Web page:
Thomas Dohmen is IZA Research Director, Professor of Applied Microeconomics at the University of Bonn, and Professor of Education and the Labour Market at the School of Business and Economics of Maastricht University. From December 2007 until December 2012, he was Director of the Research Centre for Education and the Labour Market (ROA). From January 2003 until November 2007, he was employed as a Research Associate at IZA. He studied economics at Maastricht University, where he received his Master's degree (M.A.) in Economics in December 1998 and his doctoral degree in May 2003. He also holds an MSc in Economics from the University of Warwick (England). In his doctoral studies, he specialized in labor economics and applied microeconometrics. Thomas Dohmen visited the Economics Department at the University of Chicago from January 2002 until June 2002. His articles have appeared in journals such as the American Economic Review, Review of Economic Studies, Review of Economics and Statistics, Economic Journal, Journal of the European Economic Association, Journal of Public Economics, European Economic Review, Journal of Economic Behavior and Organization, and Science, among others. His current research interests are in behavioral and experimental economics,applied microeconometrics, life-cycle formation of cognitive & non-cognitive skills, psychology of incentives, personnel and organizational economics.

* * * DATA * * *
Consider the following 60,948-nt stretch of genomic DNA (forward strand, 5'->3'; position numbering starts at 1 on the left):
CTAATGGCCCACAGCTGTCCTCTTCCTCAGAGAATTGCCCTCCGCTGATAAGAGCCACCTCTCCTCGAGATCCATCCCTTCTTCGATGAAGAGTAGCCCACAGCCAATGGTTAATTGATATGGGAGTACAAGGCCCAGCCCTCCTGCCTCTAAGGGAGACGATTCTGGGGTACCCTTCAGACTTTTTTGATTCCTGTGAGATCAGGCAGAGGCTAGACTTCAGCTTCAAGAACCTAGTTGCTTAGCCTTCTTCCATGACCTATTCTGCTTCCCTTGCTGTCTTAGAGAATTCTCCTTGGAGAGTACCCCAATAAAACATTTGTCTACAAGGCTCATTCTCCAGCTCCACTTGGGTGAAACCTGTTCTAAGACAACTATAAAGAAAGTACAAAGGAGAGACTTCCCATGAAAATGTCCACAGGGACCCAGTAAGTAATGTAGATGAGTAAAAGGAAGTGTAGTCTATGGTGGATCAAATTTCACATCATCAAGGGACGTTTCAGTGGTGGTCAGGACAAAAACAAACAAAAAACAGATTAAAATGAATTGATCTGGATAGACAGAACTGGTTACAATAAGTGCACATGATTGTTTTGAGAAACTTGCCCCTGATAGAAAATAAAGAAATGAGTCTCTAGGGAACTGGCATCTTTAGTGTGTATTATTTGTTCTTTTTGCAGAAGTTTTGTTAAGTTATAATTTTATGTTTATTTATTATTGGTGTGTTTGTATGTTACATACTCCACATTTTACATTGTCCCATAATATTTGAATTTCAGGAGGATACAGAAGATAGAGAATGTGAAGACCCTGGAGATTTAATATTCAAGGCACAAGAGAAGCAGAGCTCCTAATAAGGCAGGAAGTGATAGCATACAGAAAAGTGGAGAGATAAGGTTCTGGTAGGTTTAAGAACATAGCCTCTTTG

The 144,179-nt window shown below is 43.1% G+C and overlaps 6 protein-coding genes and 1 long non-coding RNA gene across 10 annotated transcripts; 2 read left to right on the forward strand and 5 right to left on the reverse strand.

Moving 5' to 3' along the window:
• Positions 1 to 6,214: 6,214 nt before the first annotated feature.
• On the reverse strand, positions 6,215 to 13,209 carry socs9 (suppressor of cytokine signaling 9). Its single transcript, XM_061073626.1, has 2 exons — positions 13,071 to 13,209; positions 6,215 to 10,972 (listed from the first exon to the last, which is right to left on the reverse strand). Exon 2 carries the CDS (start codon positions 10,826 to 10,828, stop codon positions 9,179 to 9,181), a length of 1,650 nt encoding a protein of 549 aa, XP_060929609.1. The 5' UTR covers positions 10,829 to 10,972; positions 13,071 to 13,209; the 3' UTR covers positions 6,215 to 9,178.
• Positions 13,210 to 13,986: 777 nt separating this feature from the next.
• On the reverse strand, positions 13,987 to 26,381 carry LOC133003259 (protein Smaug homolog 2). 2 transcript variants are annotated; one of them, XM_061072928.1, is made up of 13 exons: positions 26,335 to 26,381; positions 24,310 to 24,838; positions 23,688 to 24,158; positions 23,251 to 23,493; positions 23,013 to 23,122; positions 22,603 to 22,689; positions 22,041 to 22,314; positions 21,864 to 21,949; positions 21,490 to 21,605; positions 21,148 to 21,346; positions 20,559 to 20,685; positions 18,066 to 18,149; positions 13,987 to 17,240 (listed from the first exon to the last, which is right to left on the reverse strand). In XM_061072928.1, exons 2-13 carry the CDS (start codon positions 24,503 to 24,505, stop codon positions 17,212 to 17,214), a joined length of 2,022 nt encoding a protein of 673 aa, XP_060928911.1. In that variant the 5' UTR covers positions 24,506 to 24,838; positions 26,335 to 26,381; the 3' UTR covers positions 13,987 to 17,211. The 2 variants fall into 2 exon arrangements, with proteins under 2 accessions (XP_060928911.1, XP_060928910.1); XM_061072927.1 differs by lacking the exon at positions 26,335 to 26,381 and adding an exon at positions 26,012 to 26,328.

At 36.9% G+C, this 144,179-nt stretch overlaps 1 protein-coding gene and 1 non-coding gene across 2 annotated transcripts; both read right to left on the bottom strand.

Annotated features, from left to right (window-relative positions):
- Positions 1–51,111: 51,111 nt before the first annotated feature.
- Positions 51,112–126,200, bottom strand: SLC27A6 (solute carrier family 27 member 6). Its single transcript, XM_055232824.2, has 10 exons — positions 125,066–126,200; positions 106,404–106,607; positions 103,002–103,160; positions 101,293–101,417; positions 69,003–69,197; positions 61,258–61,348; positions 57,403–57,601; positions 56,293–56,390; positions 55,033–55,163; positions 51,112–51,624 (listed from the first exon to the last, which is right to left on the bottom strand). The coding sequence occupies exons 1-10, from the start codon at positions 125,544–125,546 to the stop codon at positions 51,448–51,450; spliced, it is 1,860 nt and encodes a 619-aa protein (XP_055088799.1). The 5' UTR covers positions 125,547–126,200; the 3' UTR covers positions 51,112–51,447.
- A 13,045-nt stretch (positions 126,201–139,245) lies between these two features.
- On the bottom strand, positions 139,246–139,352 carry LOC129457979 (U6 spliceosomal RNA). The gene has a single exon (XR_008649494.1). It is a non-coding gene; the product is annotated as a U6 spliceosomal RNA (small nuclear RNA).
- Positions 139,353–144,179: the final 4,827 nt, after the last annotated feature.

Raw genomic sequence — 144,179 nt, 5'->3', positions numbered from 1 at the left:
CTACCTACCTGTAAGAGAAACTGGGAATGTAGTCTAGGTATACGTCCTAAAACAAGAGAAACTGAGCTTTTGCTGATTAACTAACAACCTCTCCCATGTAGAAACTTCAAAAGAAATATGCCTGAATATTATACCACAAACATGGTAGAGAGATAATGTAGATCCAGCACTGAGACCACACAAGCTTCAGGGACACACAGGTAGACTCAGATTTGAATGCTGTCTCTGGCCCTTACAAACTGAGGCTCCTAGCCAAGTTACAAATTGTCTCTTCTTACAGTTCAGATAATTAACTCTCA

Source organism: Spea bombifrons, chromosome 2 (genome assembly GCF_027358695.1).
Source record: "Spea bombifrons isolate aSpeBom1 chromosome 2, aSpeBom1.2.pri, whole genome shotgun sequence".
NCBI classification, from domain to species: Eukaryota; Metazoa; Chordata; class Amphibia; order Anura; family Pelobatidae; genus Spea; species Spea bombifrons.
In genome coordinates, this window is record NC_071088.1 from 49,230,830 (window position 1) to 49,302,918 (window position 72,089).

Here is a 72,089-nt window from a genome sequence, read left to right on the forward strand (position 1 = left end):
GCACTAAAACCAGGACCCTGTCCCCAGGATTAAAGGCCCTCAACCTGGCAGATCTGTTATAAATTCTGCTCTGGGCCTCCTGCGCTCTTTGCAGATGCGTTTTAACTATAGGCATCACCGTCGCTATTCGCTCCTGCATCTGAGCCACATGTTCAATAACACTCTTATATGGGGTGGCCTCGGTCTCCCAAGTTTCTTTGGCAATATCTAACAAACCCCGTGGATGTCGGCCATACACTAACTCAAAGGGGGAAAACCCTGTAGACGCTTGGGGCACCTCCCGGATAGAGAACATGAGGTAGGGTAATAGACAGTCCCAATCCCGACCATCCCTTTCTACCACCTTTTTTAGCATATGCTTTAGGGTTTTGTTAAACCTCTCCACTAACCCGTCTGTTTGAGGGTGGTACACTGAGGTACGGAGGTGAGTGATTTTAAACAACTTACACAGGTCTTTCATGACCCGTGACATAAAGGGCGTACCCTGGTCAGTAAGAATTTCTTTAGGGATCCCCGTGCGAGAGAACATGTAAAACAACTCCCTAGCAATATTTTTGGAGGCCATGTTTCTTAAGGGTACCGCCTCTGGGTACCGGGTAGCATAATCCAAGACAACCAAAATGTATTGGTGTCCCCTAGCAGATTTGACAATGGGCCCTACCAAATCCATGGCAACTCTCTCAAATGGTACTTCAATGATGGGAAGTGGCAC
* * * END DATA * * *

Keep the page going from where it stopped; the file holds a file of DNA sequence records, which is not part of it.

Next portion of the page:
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Publications

IZA Discussion Paper No. 9504
forthcoming in: Quarterly Journal of Economics, 2018
IZA Discussion Paper No. 9333
published in: Journal of Comparative Economics, 2016, 44 (1), 182-200
IZA Discussion Paper No. 8857
published in: Journal of Economic Surveys, 2016, 30 (4), 679-695
IZA Discussion Paper No. 8355
published in: Journal of Economic Behavior and Organization, 2014, 106, 335-351
IZA Discussion Paper No. 8354
published in: Labour Economics, 2014, 30, 176-184
IZA Discussion Paper No. 8263
published in: Labour Economics, 2014, 30, 71-85
IZA Discussion Paper No. 6955
published as 'The Impact of Negatively Reciprocal Inclinations on Worker Behavior: Evidence from a Retrenchment of Pension Rights' in: Management Science, 2016, 62(3), 668-681
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